Red Hat OpenShift upgrade reaffirms commitment to PaaS

In budding platform as a service market, Red Hat looks to stake its claim

Openshift

Red Hat has released the second version of its OpenShift Enterprise platform as a service (PaaS), which comes with tools that make it easier to deploy, and provide integration with more hardware options and programming languages. It also is the latest move in the busy PaaS market, which is quickly gaining steam to catch up in importance to the more established IaaS and SaaS markets.

[IN-DEPTH: Review of Red Hat OpenShift platform]

Red Hat says that OpenShift is a “critical component” of its open hybrid cloud vision and it specifically addresses application developer needs. OpenShift provides “an on-demand, elastic, scalable and fully configured application development, testing and hosting environment for application developers so they can focus on coding new application services with reduced operational burdens,” a Red Hat press release states. OpenShift is made of various other Red Hat components including Red Hat Enterprise Linux, JBoss application platform and OpenShift Origin, which is the open source project that feeds the OpenShift platform.

OpenShift Enterprise was first announced in November as OpenShift Online, the hosted public cloud version of the platform. Today, Red Hat made OpenShift Enterprise 2 available, which is the private cloud, on-premises version of the platform.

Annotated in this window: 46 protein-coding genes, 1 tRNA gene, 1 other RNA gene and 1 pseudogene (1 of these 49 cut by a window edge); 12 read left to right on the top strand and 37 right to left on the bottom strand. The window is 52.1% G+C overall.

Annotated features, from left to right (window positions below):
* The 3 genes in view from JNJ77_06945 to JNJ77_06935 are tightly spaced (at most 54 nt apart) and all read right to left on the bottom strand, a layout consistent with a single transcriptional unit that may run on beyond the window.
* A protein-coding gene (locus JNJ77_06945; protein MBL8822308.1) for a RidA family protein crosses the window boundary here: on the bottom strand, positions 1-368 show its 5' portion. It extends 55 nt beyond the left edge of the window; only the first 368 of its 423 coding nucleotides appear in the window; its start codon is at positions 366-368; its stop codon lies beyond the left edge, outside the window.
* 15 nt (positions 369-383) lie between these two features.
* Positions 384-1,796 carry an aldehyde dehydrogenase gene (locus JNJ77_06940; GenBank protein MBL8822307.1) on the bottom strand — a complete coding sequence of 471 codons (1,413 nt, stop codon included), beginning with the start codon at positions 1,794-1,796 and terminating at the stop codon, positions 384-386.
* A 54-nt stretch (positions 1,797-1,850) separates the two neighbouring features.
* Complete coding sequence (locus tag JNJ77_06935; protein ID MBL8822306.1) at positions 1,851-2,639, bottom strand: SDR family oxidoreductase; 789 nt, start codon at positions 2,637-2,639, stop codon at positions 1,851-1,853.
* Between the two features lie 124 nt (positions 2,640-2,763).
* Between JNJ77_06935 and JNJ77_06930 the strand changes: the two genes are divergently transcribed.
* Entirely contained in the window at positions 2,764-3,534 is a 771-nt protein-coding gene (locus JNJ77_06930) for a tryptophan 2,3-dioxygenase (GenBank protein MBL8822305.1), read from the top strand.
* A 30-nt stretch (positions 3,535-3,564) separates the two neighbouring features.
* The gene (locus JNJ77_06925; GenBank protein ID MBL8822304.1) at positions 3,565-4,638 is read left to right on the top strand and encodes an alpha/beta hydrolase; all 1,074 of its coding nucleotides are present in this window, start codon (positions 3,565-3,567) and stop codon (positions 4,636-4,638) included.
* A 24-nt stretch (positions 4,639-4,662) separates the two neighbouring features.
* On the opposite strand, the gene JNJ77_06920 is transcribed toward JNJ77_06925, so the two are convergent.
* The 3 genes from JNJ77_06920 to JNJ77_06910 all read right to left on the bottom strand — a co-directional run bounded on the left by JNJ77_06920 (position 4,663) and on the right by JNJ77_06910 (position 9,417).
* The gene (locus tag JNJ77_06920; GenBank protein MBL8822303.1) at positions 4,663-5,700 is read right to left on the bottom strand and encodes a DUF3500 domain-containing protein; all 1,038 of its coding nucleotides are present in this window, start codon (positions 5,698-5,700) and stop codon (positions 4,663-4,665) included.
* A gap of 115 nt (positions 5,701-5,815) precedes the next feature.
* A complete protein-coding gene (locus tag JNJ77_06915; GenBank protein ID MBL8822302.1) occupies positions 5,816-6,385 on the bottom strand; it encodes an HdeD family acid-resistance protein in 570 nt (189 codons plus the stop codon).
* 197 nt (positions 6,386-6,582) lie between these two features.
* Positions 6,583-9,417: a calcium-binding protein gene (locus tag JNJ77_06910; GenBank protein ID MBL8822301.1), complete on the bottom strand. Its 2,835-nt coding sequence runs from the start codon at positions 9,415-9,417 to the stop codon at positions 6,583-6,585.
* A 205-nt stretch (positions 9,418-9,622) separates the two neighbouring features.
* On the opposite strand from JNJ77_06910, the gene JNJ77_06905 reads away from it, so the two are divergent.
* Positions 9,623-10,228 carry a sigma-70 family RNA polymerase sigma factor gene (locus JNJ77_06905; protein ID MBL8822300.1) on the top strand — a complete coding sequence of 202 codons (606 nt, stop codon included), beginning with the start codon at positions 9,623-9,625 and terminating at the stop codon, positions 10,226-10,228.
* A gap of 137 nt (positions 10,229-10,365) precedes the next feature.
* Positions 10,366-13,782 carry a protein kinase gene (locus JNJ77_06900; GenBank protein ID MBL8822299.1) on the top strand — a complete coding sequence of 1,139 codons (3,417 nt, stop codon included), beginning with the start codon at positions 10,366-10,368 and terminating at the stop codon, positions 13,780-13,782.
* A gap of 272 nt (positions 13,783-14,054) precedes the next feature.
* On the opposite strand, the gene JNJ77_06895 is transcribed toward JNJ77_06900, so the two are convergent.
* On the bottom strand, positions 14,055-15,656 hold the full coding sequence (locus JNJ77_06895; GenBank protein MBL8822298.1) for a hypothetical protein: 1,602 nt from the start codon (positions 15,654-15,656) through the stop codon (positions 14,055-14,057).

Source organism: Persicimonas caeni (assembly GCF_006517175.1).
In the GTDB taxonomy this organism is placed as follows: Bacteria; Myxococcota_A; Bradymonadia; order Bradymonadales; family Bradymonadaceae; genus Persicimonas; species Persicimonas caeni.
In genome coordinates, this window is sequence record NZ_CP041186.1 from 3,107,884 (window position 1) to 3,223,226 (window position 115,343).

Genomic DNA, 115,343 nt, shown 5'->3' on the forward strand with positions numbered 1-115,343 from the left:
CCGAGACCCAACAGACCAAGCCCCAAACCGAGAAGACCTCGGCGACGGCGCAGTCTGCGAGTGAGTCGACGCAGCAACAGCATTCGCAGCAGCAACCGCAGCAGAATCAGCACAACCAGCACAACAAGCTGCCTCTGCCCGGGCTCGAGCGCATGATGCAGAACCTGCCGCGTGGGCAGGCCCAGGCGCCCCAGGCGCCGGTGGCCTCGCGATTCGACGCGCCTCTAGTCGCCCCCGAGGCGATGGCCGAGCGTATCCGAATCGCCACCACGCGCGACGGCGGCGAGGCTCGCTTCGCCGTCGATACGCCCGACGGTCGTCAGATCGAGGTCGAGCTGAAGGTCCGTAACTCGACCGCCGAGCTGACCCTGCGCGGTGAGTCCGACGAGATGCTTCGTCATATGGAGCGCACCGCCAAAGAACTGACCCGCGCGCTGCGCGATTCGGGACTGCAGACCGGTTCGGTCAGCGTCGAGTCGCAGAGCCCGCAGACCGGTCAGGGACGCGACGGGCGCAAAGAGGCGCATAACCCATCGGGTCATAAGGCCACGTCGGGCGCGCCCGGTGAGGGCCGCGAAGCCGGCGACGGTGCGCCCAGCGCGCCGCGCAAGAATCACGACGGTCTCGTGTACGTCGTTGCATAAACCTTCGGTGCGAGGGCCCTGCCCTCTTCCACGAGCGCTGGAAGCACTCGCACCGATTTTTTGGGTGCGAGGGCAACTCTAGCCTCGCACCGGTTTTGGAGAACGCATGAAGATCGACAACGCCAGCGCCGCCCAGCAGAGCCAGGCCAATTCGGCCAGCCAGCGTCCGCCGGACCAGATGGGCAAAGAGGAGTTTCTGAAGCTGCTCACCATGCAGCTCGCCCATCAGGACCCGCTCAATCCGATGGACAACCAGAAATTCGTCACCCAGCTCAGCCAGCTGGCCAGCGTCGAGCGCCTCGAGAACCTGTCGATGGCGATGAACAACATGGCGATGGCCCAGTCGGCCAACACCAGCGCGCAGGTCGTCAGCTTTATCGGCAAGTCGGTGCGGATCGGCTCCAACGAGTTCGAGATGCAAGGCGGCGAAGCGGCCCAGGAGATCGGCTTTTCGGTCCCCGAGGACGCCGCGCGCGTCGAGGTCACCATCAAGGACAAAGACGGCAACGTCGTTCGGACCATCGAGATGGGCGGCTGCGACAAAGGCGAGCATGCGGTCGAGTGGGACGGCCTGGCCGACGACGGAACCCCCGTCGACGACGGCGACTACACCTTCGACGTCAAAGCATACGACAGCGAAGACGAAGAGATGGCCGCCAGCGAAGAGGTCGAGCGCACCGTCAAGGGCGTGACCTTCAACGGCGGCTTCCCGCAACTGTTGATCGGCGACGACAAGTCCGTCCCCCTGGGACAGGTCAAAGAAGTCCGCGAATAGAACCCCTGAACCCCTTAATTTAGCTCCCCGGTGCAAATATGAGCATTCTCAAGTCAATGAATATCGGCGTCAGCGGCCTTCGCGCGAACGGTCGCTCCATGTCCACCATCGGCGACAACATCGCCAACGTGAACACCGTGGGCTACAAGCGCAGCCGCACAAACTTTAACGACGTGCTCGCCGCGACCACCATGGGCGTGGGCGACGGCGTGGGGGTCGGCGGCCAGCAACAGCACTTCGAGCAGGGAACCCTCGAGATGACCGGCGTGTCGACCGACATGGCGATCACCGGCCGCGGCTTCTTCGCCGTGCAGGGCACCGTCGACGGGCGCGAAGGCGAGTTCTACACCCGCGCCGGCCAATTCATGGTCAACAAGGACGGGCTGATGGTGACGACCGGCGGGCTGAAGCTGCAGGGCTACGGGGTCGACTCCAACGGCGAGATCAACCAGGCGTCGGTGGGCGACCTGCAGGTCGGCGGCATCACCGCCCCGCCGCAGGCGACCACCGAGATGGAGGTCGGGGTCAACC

New features in the OpenShift Enterprise release today include easier deployment with a new installer, and more plug-in based integration with load balancers and routers. There are additional integrations with OpenStack IaaS components too, such as the heat project. Red Hat is the top code-contributing company to OpenStack, the open source IaaS platform.

The latest OpenShift Enterprise version also comes with a new administrative console and support for additional programming languages Node.js and server-side JavaScript. That adds to previously supported languages Java, Ruby, Python, PHP and Perl.

OpenShift Online, the hosted version, costs between $0.02 per hour to $0.10 per hour, based on how large of a disk size is used.

The PaaS market has been heating up recently and Red Hat’s release of the latest version of its PaaS marks the latest move. Pivotal (which is a spin out from VMware and EMC) recently released its PaaS named CF, which is the productized version of the Cloud Foundry open source project. Meanwhile, Verizon recently announced it would be embracing the Cloud Foundry PaaS and Rackspace announced a new PaaS project named Solum. This all comes as IDC predicts that the PaaS market will grow to $14 billion by 2017.

Senior Writer Brandon Butler covers cloud computing for Network World and NetworkWorld.com. He can be reached at BButler@nww.com and found on Twitter at @BButlerNWW. Read his Cloud Chronicles here.  

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